18. Don Shor

    So…in order to make the point that you favor unions, favor lower health premiums, are against the war, and favor immigration rights (or something), you go out and block traffic?
    This makes exactly what point, how, and to whom?

  19. Don Shor

    So…in order to make the point that you favor unions, favor lower health premiums, are against the war, and favor immigration rights (or something), you go out and block traffic?
    This makes exactly what point, how, and to whom?

  20. Don Shor

    So…in order to make the point that you favor unions, favor lower health premiums, are against the war, and favor immigration rights (or something), you go out and block traffic?
    This makes exactly what point, how, and to whom?

  21. 無名 - wu ming

    ah, the peril of the too-quick answer. i agree with the tuiotion, rich, but not with protesting food service workers getting a decent wage and benefits. many of them are students, and many of those students are paying much of their own way through school, along with growing debt because of those perpetual hikes.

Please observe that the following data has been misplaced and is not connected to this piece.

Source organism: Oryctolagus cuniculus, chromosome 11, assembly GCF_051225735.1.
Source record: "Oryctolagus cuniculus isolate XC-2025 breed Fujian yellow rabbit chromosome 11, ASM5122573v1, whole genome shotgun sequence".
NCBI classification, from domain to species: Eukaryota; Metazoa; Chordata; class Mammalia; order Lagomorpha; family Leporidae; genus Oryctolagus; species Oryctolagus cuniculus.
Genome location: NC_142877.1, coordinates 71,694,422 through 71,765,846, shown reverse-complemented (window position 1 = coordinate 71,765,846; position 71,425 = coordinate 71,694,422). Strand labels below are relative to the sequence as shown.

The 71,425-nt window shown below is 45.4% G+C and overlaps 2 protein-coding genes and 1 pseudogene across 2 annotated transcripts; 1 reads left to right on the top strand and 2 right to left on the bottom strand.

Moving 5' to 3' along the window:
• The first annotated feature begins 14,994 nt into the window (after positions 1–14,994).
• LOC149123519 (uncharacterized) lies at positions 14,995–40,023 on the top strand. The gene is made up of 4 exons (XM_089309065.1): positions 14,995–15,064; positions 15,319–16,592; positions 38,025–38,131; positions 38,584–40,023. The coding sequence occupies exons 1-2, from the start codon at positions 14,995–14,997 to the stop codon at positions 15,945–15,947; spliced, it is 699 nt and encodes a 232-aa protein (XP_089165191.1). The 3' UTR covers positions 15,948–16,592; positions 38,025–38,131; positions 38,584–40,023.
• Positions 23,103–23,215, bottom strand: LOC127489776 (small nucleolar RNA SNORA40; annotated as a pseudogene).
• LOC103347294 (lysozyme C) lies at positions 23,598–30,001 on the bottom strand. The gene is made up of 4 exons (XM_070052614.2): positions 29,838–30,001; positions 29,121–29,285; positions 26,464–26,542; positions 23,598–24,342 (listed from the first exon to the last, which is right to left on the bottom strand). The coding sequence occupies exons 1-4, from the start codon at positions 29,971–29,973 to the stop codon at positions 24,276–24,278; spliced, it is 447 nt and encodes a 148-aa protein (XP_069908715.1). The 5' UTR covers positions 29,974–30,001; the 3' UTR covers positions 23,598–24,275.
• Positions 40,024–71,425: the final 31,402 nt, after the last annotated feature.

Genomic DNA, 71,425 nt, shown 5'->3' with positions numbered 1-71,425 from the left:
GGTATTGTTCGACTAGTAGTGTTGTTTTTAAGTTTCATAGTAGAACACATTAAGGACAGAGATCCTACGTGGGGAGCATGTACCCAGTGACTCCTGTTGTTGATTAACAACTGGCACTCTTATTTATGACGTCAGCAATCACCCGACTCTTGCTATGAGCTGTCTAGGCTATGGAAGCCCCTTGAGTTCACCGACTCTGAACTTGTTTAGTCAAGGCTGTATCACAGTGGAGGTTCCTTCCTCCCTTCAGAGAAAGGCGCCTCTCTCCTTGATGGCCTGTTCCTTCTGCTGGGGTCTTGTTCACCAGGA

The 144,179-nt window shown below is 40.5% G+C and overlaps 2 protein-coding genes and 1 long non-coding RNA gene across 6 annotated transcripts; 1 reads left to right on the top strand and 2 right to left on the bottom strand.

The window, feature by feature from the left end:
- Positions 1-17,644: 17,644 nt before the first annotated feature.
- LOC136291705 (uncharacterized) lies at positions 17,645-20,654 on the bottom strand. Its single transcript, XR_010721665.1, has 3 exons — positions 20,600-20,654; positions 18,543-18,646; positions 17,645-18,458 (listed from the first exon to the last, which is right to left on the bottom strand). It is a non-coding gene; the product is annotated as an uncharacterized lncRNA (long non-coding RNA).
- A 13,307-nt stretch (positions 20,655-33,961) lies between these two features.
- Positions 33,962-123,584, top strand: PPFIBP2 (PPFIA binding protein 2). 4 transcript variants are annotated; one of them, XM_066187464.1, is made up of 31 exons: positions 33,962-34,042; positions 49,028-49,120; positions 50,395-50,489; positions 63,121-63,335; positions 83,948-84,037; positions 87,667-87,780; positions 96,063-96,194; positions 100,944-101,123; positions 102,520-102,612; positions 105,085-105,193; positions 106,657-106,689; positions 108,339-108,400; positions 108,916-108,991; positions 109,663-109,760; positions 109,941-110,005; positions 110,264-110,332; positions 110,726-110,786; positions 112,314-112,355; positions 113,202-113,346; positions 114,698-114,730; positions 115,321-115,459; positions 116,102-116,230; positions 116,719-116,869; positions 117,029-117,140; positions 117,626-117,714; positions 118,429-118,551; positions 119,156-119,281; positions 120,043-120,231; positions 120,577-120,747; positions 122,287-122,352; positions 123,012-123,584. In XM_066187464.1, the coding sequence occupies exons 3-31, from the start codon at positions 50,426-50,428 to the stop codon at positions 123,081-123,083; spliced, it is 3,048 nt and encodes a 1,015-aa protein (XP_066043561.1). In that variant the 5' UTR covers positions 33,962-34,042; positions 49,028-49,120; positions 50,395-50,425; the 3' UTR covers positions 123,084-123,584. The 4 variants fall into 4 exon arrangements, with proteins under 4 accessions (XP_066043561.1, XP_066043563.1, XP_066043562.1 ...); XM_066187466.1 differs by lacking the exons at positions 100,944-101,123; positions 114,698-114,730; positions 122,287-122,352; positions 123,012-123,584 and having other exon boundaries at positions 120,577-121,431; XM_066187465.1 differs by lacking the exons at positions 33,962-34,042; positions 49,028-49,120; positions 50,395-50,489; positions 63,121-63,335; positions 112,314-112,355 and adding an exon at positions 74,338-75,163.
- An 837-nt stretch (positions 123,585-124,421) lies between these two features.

and if you think financial aid is generous these days, you’ve got a pretty skewed picture of things. more often than not, what they offer you is loans, not aid, and even then it rarely covers the cost of going to school.

  22. 無名 - wu ming

    ah, the peril of the too-quick answer. i agree with the tuiotion, rich, but not with protesting food service workers getting a decent wage and benefits. many of them are students, and many of those students are paying much of their own way through school, along with growing debt because of those perpetual hikes.

    and if you think financial aid is generous these days, you’ve got a pretty skewed picture of things. more often than not, what they offer you is loans, not aid, and even then it rarely covers the cost of going to school.

  23. 無名 - wu ming

    ah, the peril of the too-quick answer. i agree with the tuiotion, rich, but not with protesting food service workers getting a decent wage and benefits. many of them are students, and many of those students are paying much of their own way through school, along with growing debt because of those perpetual hikes.

    and if you think financial aid is generous these days, you’ve got a pretty skewed picture of things. more often than not, what they offer you is loans, not aid, and even then it rarely covers the cost of going to school.